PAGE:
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Re: P/Tr impact?

> Some thoughts on the new Becker et al. paper in Science:
> An extrasolar impactor? When I first got word about the extrasolar (in
> carbon star-like) istopic ratios of the noble gasses found in the
> fullerenes, I thought: "This isn't evidence for an impact; this is
> for a supernova!"

Good idea... testable: Plutonium-244 or its decay products should be present
in the boundary layer. (The hypothesis that a supernova was responsible for
K-T was falsified this way.)

> However, the values the Becker team found are consistent with those they
> find in carbonaceous condrites (which are intepreted as primeval chunks of
> the early solar system, unlike many other asteroidal bits which have gone
> through some subsequent differentiation).  Thus, carbonaceous condrites
> might concievably have retained some ancient (>4.56 Ga) material  that all
> solar system matter passed through, while active regions like the Earth
> might have long since buried or altered them.
> (Incidentally, if it was a carbonaceous condrite impact, there would not
> the strong iridium- or other metallic signature left from a more metallic
> body).
> In any case: no reason to suspect that the body that brought these
> fullerenes to Earth was anything other than an ordinary chunk of our own
> system.

A chondrite sounds very plausible to me... just are there [still?] such big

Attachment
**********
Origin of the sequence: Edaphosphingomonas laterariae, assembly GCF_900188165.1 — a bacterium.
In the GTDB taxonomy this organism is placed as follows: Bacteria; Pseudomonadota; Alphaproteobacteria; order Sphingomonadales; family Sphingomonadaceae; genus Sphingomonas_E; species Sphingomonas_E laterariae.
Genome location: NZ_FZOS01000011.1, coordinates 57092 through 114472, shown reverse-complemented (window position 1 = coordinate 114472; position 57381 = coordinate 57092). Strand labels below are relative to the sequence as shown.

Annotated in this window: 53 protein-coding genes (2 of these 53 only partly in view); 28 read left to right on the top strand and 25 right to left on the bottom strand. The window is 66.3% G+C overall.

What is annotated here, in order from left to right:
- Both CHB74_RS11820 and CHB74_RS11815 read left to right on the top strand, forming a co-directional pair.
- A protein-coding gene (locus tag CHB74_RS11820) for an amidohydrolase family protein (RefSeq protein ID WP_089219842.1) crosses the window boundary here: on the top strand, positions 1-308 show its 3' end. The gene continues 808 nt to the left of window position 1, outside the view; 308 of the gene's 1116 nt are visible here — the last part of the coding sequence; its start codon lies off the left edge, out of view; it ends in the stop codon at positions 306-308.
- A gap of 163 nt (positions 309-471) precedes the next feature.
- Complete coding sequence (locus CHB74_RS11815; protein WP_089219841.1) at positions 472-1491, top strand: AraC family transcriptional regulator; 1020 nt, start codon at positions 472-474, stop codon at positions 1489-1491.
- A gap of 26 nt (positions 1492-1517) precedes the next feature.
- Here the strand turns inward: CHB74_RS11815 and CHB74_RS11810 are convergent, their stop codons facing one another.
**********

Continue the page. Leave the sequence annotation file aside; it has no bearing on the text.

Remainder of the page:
> But are these fullerenes really there, or really ancient?  Richard Kerr's
> accompanying news article
> (http://www.sciencemag.org/cgi/content/full/291/5508/1469 for those who
> access to Science online) indicates that some fullerene workers doubt
> structures are as preservable or durable as needed for this to be a record
> of either a P/Tr impact or (even more) material from the early solar
> Furthermore, apparently few other workers have been able to find
> in other material (various other impacts and meteorites) previously
> by Becker or her co-workers as having fullerenes.
> Furthermore, unlike what was previously reported on this list, other more
> mundane sources can produce fullerenes: forest fires, for example, or mass
> spectrometers (i.e., the tool used to find and separate them can
> generate them as well... URK!).

The unusual thing here is not the presence of fullerenes, but the presence
of ones _with extraterrestrial ratios of helium and argon isotopes in them._
This means that the argon at least was present at the time of formation of
the fullerenes (it can't get in or out by itself), and the helium was either
present, too, or something really violent happened to the fullerenes later
(it is possible to _shoot_ helium into fullerenes). Obviously, a
spectrometer on Earth can hardly generate fullerenes with extraterrestrial
noble gas atoms enclosed in them!

> > > >Becker believes that difference is
> > > >because the two space bodies that slammed into Earth had
> > > >different compositions.
> >
> > Or, maybe more probable, the impactor was so big that the explosion was
> > enormous that most of the material was blasted back into space ("the
> > self-cleaning impact").